Another embodiment of the invention is a drug delivery system for preventing respiratory bacterial infection in a foal of a mare, the delivery system contains (a) at least one gallium salt in a therapeutically effective amount and in a form that is substantially non-absorbable by a gastrointestinal system of the mare, this at least one gallium salt has an effect of reducing a concentration of pathogenic bacteria present in feces of the mare as compared to feces of the mare prior to receiving the at least one gallium salt; and (b) a pharmaceutically acceptable carrier for delivering the at least one gallium salt to a natural orifice, throat or lungs of the mare. In one embodiment of the invention, the pathogenic bacteria is R. equi.

Another embodiment of the invention is a method of preventing respiratory bacterial infection in a foal of a mare, the method comprising administering to the mare a drug delivery system including an amount of a therapeutic agent effective to decrease a concentration of R. equi present in a gastrointestinal system of the mare such that feces produced by the mare subjected to the treatment contains a significantly decreased concentration of R. equi as compared to feces of the mare prior to being subjected to the treatment, said therapeutic agent comprising: (a) an amount of at least one gallium salt, said at least one specific said gallium salt being substantially non-absorbable by the gastrointestinal system of the mare and the at least one specific said gallium salt having the effect of decreasing the concentration of R. equi in the mare's feces; and (b) a pharmaceutically acceptable carrier for delivering said at least one gallium salt to the mouth, nose, throat or lungs of the mare, the treatment being administered within a predetermined time range prior to an anticipated date of foaling for the mare.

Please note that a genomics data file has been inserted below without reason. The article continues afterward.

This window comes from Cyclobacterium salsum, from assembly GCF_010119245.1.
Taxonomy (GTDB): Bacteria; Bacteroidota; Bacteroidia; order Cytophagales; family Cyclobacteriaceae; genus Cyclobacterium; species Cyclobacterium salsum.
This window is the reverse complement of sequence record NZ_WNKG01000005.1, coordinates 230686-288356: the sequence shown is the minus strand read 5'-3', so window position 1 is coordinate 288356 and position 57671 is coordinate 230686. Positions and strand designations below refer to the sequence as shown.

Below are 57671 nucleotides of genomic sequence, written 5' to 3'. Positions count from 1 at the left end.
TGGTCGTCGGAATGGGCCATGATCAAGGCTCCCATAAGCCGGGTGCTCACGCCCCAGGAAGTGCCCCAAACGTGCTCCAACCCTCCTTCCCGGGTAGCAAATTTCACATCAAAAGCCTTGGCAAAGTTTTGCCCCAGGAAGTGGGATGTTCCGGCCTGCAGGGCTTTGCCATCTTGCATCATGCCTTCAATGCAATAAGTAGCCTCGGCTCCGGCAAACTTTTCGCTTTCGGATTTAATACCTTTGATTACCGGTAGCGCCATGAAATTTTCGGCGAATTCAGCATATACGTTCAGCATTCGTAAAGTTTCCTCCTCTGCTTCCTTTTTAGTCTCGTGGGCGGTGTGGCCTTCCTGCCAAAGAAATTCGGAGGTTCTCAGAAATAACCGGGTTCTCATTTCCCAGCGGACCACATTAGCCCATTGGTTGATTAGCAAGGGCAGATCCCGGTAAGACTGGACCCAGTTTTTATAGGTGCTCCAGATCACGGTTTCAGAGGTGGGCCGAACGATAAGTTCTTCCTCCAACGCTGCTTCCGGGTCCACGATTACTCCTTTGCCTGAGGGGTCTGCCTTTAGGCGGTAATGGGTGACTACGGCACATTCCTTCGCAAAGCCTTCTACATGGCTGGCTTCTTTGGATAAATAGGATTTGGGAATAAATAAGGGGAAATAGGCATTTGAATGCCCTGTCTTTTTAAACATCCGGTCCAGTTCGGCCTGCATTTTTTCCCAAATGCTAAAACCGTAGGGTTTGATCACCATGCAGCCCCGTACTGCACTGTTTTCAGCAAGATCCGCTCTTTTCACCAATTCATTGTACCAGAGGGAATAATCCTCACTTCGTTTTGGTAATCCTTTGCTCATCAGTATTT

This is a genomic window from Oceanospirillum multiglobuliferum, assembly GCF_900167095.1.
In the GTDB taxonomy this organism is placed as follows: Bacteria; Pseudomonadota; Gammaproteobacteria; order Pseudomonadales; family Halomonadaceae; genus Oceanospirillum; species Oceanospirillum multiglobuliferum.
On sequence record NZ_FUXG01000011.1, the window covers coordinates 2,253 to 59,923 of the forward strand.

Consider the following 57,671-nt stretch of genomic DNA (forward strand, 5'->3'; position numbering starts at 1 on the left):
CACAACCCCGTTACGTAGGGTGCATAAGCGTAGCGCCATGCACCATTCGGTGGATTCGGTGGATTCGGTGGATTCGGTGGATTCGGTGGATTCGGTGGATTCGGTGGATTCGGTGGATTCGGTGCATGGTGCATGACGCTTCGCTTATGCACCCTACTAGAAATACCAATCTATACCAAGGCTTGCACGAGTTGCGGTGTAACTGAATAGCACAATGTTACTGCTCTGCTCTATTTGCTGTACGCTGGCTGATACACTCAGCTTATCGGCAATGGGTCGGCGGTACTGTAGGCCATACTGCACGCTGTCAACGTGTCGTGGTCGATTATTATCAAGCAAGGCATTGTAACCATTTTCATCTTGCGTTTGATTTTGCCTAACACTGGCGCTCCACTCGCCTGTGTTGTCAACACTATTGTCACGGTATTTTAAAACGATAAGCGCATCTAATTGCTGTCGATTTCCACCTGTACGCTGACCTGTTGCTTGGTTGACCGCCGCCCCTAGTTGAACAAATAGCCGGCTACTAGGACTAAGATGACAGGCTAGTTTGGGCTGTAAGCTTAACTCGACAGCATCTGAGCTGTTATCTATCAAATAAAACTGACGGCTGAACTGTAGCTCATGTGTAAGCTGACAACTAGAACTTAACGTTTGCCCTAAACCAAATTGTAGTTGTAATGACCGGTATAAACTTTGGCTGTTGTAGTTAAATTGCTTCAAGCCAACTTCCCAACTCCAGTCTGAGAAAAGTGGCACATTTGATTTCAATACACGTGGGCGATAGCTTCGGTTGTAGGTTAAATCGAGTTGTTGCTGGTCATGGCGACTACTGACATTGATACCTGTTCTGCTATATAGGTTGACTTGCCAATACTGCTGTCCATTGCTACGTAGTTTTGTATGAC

Another embodiment is a method of preventing infection in a foal of a mare, the method comprising administering to the mare a drug delivery system containing (a) at least one gallium salt in a therapeutically effective amount and in a form that is substantially non-absorbable by a gastrointestinal system of the mare; and (b) a pharmaceutically acceptable carrier for delivering the at least one gallium salt to a natural orifice, throat or lungs of the mare; the drug delivery system has an effect of decreasing the concentration of R. equi in the mare's feces, and the drug delivery system is administered within a predetermined time range prior to an anticipated date of foaling for the mare.

In another embodiment, the predetermined time range is at least one day. In another embodiment, the predetermined time range is at least three days. In another embodiment, the predetermined time range is at least five days. In another embodiment, the gallium salt is selected from the group consisting of gallium nitrate, gallium maltolate, gallium citrate, and gallium phosphate.

BRIEF DESCRIPTION OF THE DRAWINGS

So that the manner in which the above-recited features, aspects and advantages of the invention, as well as others that will become apparent, are attained and can be understood in detail, more particular description of the invention briefly summarized above can be had by reference to the embodiments thereof that are illustrated in the drawings that form a part of this specification. It is to be noted, however, that the appended drawings illustrate some embodiments of the invention and are, therefore, not to be considered limiting of the invention's scope, for the invention can admit to other equally effective embodiments.

FIG. 1 is a graph showing whole blood concentrations (micromoles/g) of horses in which gallium nitrate was administered daily after pulling blood for two days pre-administration. The horses were treated for five days.

FIG. 2 is a graph showing fecal concentration of virulent R. equi in CFU/g of feces in control mares versus treated at entrance to the study, one week before foaling and one week post foaling. There is a significant reduction in the amount of virulent R. equi in the treated mares over time and versus the control.

FIG. 3 is a graph showing fecal concentration of gallium in ppm of gram of feces in control mares versus treated. There is a significant increase in the fecal concentration of gallium in the treated mares.

DETAILED DESCRIPTION